Note, it’s not that Choice is endorsing dōTERRA’s products—it’s only one of dozens of companies that are working with the non-profit’s partner villages. Barker sees this partnering as a sustainable way to fund international development. “DōTERRA is going to make sure these farmers are healthy and that their kids have access to education. They have a vested interested to provide for the village’s unmet needs,” Barker says. That her eyes gleam like a three-card monte dealer as she describes the corporate largess doesn’t change that villages are being lifted from poverty. The personal transformation of hundreds of Utah “expeditioners” and the villagers they befriend is icing.
Not surprisingly, any marketing message corporate partners exploit comes with Barker’s blessing. “I don’t care if Choice doesn’t get the credit,” she says in a conspiratorial tone. “As long as we are helping these villages and improving the lives of people—they can call it whatever they want. You can white label Choice—just give us money.”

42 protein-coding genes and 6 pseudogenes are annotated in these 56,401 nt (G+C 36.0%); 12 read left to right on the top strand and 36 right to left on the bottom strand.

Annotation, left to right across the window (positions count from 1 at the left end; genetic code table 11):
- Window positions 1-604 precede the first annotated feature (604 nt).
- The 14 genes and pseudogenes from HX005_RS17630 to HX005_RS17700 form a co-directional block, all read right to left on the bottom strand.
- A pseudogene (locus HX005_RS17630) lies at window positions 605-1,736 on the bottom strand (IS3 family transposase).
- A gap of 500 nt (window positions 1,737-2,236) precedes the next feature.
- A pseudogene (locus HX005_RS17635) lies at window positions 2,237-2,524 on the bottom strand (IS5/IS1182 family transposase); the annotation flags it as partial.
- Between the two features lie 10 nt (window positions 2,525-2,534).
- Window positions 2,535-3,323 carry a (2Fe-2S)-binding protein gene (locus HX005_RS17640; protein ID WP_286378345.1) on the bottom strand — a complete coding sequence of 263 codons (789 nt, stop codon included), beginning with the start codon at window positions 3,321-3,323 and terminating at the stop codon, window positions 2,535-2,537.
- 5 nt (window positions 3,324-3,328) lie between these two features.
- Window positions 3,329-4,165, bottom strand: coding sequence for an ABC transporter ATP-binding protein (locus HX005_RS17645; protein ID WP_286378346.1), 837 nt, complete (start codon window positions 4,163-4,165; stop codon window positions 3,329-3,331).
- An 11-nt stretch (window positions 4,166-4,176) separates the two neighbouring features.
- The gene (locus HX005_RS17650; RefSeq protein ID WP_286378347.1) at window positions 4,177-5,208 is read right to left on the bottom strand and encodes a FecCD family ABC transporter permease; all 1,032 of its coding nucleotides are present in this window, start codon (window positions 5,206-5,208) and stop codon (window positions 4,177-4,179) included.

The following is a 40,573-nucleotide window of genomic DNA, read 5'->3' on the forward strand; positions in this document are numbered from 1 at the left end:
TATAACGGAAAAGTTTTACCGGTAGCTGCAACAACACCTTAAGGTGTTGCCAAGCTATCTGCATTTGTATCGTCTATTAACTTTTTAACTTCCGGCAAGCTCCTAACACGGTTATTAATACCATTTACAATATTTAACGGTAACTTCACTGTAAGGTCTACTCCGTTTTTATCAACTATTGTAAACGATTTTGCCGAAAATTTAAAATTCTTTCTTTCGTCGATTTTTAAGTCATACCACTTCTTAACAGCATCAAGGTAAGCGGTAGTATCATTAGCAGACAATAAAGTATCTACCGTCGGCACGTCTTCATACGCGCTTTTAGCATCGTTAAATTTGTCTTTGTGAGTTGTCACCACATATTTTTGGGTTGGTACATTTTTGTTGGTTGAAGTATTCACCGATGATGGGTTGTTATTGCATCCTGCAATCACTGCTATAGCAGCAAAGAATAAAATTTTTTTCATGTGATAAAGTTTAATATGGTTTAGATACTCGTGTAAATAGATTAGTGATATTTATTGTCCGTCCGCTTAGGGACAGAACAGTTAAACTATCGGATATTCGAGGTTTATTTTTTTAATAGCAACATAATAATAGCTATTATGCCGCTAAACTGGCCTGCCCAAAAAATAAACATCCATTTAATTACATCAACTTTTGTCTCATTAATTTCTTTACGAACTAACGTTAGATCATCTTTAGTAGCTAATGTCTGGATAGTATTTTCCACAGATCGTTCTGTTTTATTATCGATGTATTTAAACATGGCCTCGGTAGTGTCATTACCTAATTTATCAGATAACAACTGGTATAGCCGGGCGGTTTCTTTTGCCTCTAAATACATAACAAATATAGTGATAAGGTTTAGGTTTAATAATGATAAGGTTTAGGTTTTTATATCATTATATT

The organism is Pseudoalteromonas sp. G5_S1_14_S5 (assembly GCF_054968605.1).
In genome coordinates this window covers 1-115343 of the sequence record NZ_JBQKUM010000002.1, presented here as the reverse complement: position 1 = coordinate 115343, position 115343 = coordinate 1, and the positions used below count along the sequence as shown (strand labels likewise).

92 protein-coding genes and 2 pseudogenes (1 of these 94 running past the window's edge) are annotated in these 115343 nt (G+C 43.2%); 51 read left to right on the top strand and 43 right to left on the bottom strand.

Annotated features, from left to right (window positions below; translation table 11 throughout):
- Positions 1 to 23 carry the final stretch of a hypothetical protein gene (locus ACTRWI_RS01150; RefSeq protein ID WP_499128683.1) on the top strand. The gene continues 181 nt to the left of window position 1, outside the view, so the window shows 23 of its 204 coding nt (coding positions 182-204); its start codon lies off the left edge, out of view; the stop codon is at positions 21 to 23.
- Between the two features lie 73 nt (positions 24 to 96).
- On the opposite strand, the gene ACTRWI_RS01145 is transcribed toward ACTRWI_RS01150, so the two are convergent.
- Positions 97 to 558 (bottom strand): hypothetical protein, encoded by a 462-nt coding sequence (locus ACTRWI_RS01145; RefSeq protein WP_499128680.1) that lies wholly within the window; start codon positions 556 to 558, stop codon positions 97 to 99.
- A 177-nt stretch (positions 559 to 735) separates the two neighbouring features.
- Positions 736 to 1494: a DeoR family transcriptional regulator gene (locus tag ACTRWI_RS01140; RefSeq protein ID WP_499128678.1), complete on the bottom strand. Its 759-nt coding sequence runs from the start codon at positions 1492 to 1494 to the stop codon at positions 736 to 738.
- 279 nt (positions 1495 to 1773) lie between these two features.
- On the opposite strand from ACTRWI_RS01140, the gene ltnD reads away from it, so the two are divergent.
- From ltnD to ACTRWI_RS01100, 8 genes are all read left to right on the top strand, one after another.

Barker would love to see this symbiotic relationship (she calls it “matchmaking”) between corporations, villages and Choice “become a different model for non-profit funding—instead of having these annoying galas.”
Doing good that lasts